If I ever do get to reading the other BDB books I have, I'll have to read them in small doses *g*.

Anna: I'm very much an emotional reader too and oftentimes it's a thin line the author draws in the tortured hero department. Done right and they are incredible reads, but done a little too much and it takes a bit too much away from the story. All the heroes I quoted walked - but didn't cross the line as far as the 'tortured hero' went - thus the keeper status.

Robyn said...

Ooh Gabriel St. Croix & Kel my favorite tortured heroes! I just finished reading Broken Wing last week and it was fantastic!

Anonymous said...

I am a sucker for the tortured hero, as well.

I would like to add one to your list, Kristie, that popped into my head as I was reading your post and the comments. Although they may not fit into the physically tortured category.

It's been awhile since I read the book, but it had a tortured hero that I loved and that broke my heart - Brandon Carlyle from Katerine Sutcliffe's Darkling, I Listen. Then there is the hero from Bad Moon Rising.

Theresa has done some tortured heroes, also. I think of Last Summer, Cool Shade and Long Moon Night.

My heart ached for those heroes.

Penelope said...

Hi Kristie! This is a GREAT post. I totally agree with you...there is such a thing as over-tortured. I'm reading romance to make me a happy camper, and too many sordid details about certain subjects just squash the fun right out of the book! Not sure why certain authors feel compelled to over-torture their heroes, or compelled to torture their readers with the details! I also LOVE Derek Craven and Ian MacKenzie!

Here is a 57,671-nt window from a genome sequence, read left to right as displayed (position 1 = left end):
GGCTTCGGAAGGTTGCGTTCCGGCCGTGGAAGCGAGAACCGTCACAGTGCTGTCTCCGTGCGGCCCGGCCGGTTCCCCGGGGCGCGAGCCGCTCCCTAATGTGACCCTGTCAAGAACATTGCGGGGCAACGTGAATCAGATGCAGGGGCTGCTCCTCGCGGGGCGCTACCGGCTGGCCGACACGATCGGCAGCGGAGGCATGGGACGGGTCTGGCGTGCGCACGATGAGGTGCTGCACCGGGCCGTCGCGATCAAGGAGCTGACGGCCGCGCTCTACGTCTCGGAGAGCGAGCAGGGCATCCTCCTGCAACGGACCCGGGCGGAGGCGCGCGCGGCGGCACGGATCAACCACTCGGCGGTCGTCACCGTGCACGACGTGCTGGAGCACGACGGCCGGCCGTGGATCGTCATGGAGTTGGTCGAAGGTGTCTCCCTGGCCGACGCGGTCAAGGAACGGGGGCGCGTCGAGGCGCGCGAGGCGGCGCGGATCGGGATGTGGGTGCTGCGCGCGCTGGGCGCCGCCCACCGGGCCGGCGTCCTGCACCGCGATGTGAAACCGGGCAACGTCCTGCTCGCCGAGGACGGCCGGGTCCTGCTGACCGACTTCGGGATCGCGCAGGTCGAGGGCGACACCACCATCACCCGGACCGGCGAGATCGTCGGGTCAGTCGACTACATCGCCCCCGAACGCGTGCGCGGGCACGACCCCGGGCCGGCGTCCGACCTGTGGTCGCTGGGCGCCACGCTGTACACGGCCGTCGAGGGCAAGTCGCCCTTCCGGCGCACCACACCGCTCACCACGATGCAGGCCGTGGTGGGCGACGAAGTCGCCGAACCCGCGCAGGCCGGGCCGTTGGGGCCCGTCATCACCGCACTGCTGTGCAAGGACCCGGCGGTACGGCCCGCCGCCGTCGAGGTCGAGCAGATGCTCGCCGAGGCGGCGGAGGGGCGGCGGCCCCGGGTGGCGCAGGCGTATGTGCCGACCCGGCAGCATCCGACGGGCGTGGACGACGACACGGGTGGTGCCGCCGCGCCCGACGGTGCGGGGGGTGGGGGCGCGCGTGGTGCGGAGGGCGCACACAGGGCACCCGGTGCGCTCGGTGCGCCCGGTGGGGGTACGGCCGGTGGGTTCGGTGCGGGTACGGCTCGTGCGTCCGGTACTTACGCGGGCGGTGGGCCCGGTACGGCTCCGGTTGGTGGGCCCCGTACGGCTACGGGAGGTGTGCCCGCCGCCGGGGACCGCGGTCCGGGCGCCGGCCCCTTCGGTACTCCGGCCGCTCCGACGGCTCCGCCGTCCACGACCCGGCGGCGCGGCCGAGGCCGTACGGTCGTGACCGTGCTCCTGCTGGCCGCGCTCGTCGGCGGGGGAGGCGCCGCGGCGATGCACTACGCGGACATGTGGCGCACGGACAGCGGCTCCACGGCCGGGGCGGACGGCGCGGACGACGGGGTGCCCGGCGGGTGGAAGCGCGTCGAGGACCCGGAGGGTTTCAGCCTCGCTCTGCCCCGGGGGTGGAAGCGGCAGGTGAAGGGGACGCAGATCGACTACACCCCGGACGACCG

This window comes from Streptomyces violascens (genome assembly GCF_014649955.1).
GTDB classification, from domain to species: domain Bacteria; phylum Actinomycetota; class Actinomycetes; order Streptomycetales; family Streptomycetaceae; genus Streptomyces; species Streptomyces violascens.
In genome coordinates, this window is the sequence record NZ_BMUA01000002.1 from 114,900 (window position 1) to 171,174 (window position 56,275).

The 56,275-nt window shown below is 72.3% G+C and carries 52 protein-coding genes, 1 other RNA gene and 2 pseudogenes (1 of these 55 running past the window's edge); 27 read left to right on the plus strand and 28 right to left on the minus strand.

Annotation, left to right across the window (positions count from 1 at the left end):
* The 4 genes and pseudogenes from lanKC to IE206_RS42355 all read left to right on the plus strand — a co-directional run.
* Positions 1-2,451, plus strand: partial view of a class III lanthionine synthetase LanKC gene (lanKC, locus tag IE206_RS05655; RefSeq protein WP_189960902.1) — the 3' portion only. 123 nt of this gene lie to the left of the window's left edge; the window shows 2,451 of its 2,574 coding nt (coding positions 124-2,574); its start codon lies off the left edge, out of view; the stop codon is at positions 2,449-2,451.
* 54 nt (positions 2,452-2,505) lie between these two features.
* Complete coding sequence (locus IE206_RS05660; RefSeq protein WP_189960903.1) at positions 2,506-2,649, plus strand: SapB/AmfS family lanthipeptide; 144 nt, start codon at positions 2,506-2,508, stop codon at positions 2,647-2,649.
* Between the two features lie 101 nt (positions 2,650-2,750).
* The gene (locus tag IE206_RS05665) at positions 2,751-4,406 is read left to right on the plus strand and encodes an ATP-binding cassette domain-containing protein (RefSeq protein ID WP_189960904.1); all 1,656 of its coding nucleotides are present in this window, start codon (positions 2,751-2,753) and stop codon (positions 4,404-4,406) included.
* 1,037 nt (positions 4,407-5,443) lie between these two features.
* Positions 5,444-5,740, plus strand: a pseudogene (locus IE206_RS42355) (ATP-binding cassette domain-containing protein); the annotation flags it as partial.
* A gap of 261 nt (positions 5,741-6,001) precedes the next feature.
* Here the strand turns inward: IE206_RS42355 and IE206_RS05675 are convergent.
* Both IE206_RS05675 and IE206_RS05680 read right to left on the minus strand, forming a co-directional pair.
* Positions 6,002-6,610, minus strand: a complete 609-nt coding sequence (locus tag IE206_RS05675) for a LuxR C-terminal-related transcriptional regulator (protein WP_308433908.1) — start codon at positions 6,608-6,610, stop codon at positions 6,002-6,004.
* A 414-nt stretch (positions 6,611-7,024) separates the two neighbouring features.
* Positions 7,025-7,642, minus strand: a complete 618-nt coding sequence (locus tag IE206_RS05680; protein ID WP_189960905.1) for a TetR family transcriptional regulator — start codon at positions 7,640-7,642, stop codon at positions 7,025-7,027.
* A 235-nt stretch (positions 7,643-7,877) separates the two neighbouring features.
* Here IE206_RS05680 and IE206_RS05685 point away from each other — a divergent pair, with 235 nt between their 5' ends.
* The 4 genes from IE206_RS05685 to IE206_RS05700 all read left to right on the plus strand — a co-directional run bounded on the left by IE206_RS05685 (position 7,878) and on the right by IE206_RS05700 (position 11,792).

orannia said...

Magdalen put it perfectly: How does an author think a human being can endure torture like that and then be able to love and be loved?

Because all your experiences shape who you are...and the time it take to learn who you are...and what you can accept is immense. Even learning to accept such a basic thing as touch...

Very thought-provoking post Kristie - thank you! And out of interest, who is Johnny Harris please?

Anonymous said...

Tortured heroes are my FAVORITE kind. I'm actually reading a book right now by Heather Grothaus that has a tortured hero in it.

As for the Overtorured Tortured hero...I don't think there can be such a thing AS LONG AS the hero gets his HEA in the end.

I think that the whole purpose of an author writing a tortured hero is so that the reader becomes so engaged in trying to not only figure out how he made it through everything, but how in the hell he will ever find his HEA.

As a reader even if he's a big ass, you can't help but sympathize with him and essentially want nothing more than for him to finally be at peace.

It also makes you truly love and respect the heroine who is willing to look past everything that may be either physically or mentally wrong with the hero, so that he can finally find the love and happiness that he always deserved.

Yeah...Tortured heroes make for great stories :D

Kristie (J) said...